Consider using home equity loans to convert interest paid into a deductible expense
Posted On: 3-14-2017 | Posted By: WK Staff
Many individuals and families make significant payments on personal loans each year, and sadly, the interest payments made on these personal loans are not deductible. There might, however, be a way for you to convert this debt from a personal loan to a home equity loan so that the interest you pay becomes eligible for a deduction.
In a home equity loan, the home owner uses the equity of his or her home as collateral to borrow money. You can use the proceeds from your home equity loan to pay off your personal debts, and the interest you pay on the resulting home equity loan becomes deductible.
Before you consider borrowing against the equity in your personal residence, you should be certain that you will be able to recognize the tax deduction benefit. There are three different requirements that you must meet to qualify for the deduction.
1. The loan must be secured by your residence. This means that the lender must have a mortgage interest in the property. Be sure to avoid confusing certain types of personal loans like “home improvement loans” or “construction loans” with a home equity loan.
2. The residence securing the debt must either be your principal residence or a single second residence. Your principal residence is described as the home you live in for most of the year, and a single second residence is a home that you live in for at least part of the year, such as a vacation home. If you own more than one second residence, a home equity loan on only one of those properties would be eligible for the interest deduction, but you have the choice to pick whichever residence will fit your needs.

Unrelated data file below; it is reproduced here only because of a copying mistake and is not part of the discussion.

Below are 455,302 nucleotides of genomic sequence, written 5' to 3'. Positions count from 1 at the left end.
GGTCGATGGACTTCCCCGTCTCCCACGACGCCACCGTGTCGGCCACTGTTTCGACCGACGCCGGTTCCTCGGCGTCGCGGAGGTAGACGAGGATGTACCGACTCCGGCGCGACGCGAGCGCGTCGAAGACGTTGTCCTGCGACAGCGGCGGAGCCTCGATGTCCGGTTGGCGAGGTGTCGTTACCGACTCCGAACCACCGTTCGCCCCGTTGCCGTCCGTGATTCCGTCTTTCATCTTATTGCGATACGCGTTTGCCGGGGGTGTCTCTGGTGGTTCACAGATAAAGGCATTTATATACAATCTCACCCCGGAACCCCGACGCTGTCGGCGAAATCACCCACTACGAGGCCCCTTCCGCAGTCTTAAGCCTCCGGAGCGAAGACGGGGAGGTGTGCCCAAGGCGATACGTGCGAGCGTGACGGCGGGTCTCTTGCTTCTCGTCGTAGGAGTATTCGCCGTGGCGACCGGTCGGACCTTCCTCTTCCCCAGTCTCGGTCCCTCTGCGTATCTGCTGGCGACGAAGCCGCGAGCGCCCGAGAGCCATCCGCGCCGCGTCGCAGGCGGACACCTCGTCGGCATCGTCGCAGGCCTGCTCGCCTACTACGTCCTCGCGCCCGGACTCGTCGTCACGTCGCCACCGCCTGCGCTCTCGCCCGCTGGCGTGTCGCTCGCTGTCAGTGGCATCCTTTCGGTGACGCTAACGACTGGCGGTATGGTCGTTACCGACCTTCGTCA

3. Although home equity debt does not need to be used on the home, there are limits on the amount of debt that can qualify. The qualifying home equity debt cannot exceed the lesser of $100,000 ($50,000 if married filing separately) or your equity in the home. Let’s look at an example:
A taxpayer takes out a first mortgage to buy a home worth $500,000, and 8 years later, she has paid down the mortgage to $375,000. Because of a downturn in the real estate market, the value of the home has decreased from $500,000 to $450,000.
The taxpayer knows that she has some personal debts she owes to the bank, so she decides to takes out a home equity loan to pay off those debts. She knows that home equity loan interest is deductible and wants to take advantage of the opportunity. Because the taxpayer has been such a good customer at the bank, the bank agrees to give her a $120,000 loan and uses her home equity as collateral for this debt.
At this moment, the taxpayer’s equity in the home is $75,000 – her equity is calculated by reducing the fair value of the home ($450,000) by the loan still outstanding ($375,000). The taxpayer will only be able to deduct the interest on $75,000 of her home equity loan, not on the full $120,000. In other words, only 62.5% of the interest she pays on this home equity loan is eligible for a tax deduction ($75,000 ÷ $120,000 = 62.5%).
You should keep in mind that interest on a home equity loan is not deductible for purposes of the alternative minimum tax (“AMT”) – a supplemental income tax required in addition to regular tax for certain individuals, corporations, estates, and trusts – unless you use the loan to improve your home.
Home equity lines of credit (HELOC) are also eligible for this deduction if all the above stipulations are met.
If you are curious to learn more about converting personal debt to a home equity loan, please contact your WK advisor at (573) 442-6171 or (573) 635-6196.